Published on February 4, 2014
Chapter 9, Section 3 Sliding Filament Theory of Contraction
The Sliding Filament Model of Muscle Contraction During a muscle contraction Thick (myosin) filaments and thin (actin) filaments slide across one another The filaments do not change lengths Z-bands move closer together causing the sarcomere to shorten. I bands appear narrow Figure 9.11a. Individual sarcomeres shorten as thick and thin filaments slide past one another.
Cross Bridge Cycling 1. When a muscle is relaxed, tropmyosin covers the binding sites on actin. A molecule of ADP and Phosphate remains attached to myosin from the previous contraction.
Cross Bridge Cycling 2. During a contraction, Calcium binds to troponin. Tropomyosin is repositioned, exposing the myosin binding sites on actin filaments
Cross Bridge Cycling 3. Myosin heads bind to actin filaments. The phosphate is released.
Cross Bridge Cycling 4. Myosin heads spring forward “Power Stroke” pulling the actin filaments. ADP is released from Myosin
Cross Bridge Cycling 5. Myosin is released from actin. A new molecule of ATP binds to myosin, causing it to be released from the actin filament. • ATP is not yet broken down, but it is essential to release the crossbridges.
Cross Bridge Cycling 6. ATP is broken down, providing the energy to “cock” the myosin filaments (recovery stroke). 7. Steps 1-6 are repeated several times.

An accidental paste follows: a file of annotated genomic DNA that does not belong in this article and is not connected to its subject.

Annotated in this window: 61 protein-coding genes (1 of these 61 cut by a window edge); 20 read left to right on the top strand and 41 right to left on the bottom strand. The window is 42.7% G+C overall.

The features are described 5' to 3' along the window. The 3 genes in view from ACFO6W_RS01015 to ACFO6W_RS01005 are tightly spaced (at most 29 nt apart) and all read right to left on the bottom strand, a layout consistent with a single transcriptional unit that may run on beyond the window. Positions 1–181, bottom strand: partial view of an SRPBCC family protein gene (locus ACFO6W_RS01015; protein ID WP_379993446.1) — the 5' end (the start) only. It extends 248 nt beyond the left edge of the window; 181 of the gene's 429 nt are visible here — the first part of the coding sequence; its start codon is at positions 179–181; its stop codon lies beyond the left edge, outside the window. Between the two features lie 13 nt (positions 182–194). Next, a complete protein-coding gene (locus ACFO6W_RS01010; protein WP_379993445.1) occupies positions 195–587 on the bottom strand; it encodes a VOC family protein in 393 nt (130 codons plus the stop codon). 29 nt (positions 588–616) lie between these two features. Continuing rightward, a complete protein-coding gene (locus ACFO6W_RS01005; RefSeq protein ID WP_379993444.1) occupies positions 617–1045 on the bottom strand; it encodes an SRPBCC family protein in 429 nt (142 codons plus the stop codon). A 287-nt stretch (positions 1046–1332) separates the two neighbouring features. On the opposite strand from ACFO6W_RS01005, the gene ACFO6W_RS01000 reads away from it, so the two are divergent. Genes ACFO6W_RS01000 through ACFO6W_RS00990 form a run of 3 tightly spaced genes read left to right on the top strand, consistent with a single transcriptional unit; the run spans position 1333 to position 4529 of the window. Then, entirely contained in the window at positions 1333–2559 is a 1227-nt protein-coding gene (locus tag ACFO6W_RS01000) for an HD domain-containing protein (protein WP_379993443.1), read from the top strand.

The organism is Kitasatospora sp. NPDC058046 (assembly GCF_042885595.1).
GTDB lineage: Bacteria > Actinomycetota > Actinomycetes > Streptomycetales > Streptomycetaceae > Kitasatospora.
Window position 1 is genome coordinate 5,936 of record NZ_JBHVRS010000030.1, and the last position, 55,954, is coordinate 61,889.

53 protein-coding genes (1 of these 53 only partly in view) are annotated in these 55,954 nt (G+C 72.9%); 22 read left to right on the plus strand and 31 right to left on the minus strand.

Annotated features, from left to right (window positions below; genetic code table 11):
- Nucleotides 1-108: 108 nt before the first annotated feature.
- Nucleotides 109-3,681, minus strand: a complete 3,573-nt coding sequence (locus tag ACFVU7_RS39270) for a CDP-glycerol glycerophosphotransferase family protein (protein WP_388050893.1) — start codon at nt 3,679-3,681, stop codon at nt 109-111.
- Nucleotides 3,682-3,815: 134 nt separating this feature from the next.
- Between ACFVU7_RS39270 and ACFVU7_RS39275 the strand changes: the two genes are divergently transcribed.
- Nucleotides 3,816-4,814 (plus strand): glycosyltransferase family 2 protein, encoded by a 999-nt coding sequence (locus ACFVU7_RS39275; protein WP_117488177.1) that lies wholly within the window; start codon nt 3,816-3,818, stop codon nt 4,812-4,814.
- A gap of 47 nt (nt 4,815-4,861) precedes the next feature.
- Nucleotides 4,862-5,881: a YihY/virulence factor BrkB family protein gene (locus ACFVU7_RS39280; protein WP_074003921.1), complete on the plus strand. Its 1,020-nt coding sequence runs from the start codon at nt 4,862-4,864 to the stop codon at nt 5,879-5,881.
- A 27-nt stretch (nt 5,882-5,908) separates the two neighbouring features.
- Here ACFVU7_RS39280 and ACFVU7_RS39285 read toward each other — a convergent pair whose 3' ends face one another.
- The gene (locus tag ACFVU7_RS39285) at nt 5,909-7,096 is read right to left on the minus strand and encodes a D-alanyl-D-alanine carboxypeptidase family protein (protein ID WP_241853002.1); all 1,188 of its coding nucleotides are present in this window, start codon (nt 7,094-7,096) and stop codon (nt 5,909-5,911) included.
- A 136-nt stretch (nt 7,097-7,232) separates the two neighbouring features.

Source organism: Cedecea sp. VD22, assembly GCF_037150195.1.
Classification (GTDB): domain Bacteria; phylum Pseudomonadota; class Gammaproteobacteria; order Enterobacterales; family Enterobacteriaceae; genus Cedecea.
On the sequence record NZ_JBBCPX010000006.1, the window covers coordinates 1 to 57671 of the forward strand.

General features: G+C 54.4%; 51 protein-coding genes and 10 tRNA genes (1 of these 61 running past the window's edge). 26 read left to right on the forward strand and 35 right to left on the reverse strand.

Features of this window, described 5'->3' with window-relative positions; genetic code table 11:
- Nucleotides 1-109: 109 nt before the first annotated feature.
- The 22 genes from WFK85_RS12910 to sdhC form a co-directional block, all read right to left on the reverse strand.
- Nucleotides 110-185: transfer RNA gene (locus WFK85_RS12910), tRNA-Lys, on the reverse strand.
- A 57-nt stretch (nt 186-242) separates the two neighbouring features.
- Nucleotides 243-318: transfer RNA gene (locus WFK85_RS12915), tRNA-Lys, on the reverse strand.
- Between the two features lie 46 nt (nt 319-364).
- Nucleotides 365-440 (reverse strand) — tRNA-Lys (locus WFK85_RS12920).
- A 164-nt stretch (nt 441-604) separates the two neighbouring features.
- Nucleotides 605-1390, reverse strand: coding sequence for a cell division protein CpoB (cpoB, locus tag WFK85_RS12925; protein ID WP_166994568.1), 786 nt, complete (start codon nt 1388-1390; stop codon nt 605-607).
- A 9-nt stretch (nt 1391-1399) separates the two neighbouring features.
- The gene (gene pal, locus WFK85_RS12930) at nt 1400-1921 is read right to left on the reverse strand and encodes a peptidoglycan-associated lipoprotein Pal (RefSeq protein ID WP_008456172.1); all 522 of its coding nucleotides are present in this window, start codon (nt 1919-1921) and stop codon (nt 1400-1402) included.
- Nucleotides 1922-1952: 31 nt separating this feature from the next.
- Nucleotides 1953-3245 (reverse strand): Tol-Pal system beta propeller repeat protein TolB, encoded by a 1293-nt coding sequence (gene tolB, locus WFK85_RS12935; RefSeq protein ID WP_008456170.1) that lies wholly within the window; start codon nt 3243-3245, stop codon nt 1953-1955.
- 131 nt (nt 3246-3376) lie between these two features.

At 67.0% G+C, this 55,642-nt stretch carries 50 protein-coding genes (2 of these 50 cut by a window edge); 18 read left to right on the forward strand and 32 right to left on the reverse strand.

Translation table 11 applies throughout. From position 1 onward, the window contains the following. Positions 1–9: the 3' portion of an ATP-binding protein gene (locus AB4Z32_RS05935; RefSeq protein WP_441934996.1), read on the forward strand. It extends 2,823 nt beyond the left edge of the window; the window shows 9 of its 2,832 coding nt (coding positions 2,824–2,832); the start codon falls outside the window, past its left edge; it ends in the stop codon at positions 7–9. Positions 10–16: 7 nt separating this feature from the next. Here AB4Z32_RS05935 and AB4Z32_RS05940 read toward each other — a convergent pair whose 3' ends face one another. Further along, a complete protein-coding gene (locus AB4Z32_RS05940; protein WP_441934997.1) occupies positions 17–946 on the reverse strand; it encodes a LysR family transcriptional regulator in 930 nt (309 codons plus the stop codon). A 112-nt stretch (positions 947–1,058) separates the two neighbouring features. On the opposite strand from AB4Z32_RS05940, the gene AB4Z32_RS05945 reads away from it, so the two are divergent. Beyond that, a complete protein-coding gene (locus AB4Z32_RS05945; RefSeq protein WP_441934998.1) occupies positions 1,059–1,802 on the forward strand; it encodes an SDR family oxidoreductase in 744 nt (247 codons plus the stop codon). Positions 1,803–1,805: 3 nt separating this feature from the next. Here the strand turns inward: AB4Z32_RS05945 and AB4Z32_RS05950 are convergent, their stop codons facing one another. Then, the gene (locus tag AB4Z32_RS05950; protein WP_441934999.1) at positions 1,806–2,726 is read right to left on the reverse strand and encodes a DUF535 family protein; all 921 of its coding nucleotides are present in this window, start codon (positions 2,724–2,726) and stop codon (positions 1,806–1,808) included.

Figure 9.10. The cross-bridge cycle. The cycle continues as long as ATP is present, and nerve impulses release Acetylcholoine. Watch the You-Tube video “Sliding Filament” to view cross-bridge cycling in action.
Relaxation When a nerve impulse ceases, two events relax muscle fibers. 1. Acetylcholinesterase breaks down Ach in the synapse. • Prevents continuous stimulation of a muscle fiber. 2. Calcium Pumps (Ca2+ATPase) remove Ca2+ from the sarcoplasm and returns it to the SR. • Without calcium, tropomyosin covers the binding sites on actin filaments.
Relaxation Rigor Mortis is a partial contraction of skeletal muscles that occurs a few hours after death. • After death calcium leaks into sarcoplasm, triggering the muscle contractions. • But ATP supplies are diminished after death, so ATP is not available to remove the cross-bridge linkages between actin and myosin. • muscles do not relax*. • Contraction is sustained until muscles begin to decompose. * Notice that ATP is required for muscle relaxation!
End of Chapter 9, Section 3
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